Sydney Times


NSW must again scan in with a QR code

NSW must again scan in with a QR code

From today, people in NSW must again scan in with a QR code at cafes, restaurants and shopping centres, however, only at the entrance and not individual stores.

A maximum one person per two square metres density limit will also apply at pubs, restaurants and clubs from today.

NSW recorded 6,324 new COVID cases in the 24 hours to 8pm last night.

Hospitalisations jumped to 520, up from 458 in the previous reporting period.

New rules are in place including:

  • from Friday 24 December, wearing a face mask in indoor areas
  • from Monday 27 December, COVID Safe Check-in at hospitality and retail.

Check the rules below that apply to everyone in NSW.

Some premises may make it a condition of entry that you are fully vaccinated or wear a face mask.

NSW Health strongly advises people get fully vaccinated and wear a face mask where they cannot physically distance.

Masks, COVID-19 Safe Check-in and vaccination evidence


All people over the age of 12 must wear a face mask:

  • in indoor areas (e.g. while shopping, when at a library)
  • in indoor areas of common property of apartment buildings
  • at a public transport waiting area
  • while on public transport (including in taxis and rideshare services)
  • if you are working at a hospitality venue and dealing directly with members of the public
  • on an aircraft when the aircraft is flying above NSW and in the airport.

Exemptions are available. Learn more about face mask rules.

Masks are strongly encouraged in settings where you cannot physically distance.

COVID-19 Safe Check-in

COVID-19 Safe QR check-ins are required at:

  • retail premises
  • food and drink premises
  • pubs, small bars and registered clubs
  • hairdressers, spas, nail, beauty, waxing, and tanning salons, tattoo parlours and massage parlours
  • gyms (except dance, yoga, pilates, gymnastics, and martial arts studios)
  • hospitals (except patients of hospitals or hospitals with an electronic entry recording system that records sufficient information that can be used for contact tracing)
  • residential care facilities or hostels (except in relation to the residents)
  • places of public worship, like churches, mosques, temples, meeting houses and synagogues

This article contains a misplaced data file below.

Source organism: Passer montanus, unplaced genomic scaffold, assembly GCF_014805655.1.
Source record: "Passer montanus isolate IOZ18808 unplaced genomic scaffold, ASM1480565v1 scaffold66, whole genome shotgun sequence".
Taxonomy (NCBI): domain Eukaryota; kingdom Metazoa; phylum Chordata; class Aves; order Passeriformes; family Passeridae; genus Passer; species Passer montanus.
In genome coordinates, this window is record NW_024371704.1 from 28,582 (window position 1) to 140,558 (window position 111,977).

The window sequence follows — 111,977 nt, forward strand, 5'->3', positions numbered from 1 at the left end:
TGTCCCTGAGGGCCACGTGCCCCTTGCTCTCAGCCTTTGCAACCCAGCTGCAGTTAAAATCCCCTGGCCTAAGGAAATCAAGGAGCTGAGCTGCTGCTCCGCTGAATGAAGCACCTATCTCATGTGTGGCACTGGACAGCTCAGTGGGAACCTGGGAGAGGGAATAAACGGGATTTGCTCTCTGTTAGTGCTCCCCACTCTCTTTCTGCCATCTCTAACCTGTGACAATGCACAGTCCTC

• funeral, memorials and gatherings afterwards
  • nightclubs
  • casinos
  • strip clubs, sex on premises venues, sex services premises
  • indoor music festivals with more than 1000 people.

Occupiers of premises are required to continue to take reasonable steps to ensure people can check-in or provide their contact details when they enter these premises.

If you are entering a premises where check-in is required, you must:

  • check in with the Service NSW app
  • provide your details to the occupier of the premises.

Learn more about mandatory electronic check-in.

Vaccination evidence

Most premises in NSW are now open to everyone, regardless of whether you are fully vaccinated or not.

You no longer need to show evidence that you are fully vaccinated at most premises.

However, you still need to show evidence that you are fully vaccinated if you:

  • attend an indoor music festival with more than 1000 people
  • if you work in certain industries.

Follow the vaccination requirements for workers.

Check what you need as vaccination evidence.

Occupiers of premises

Some premises may choose to require people to be fully vaccinated or to wear a mask as a condition of entry.

It is a matter for the occupier of each premises to exercise judgement on what is appropriate for their premises and the well-being of their staff and customers.

If you want to enter premises where an occupier has chosen to require you to be fully vaccinated, the occupier may ask to see your vaccination evidence. You do not have to show the occupier your vaccination evidence, but if you do not, the occupier may not let you in.

Visiting family and friends

You are not required to be fully vaccinated to have people visit your home or visit people at their home.

However, if you are visiting an aged care facility or disability home, there may be rules that apply to you.

Check with the operator of the facility.

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State Correspondent

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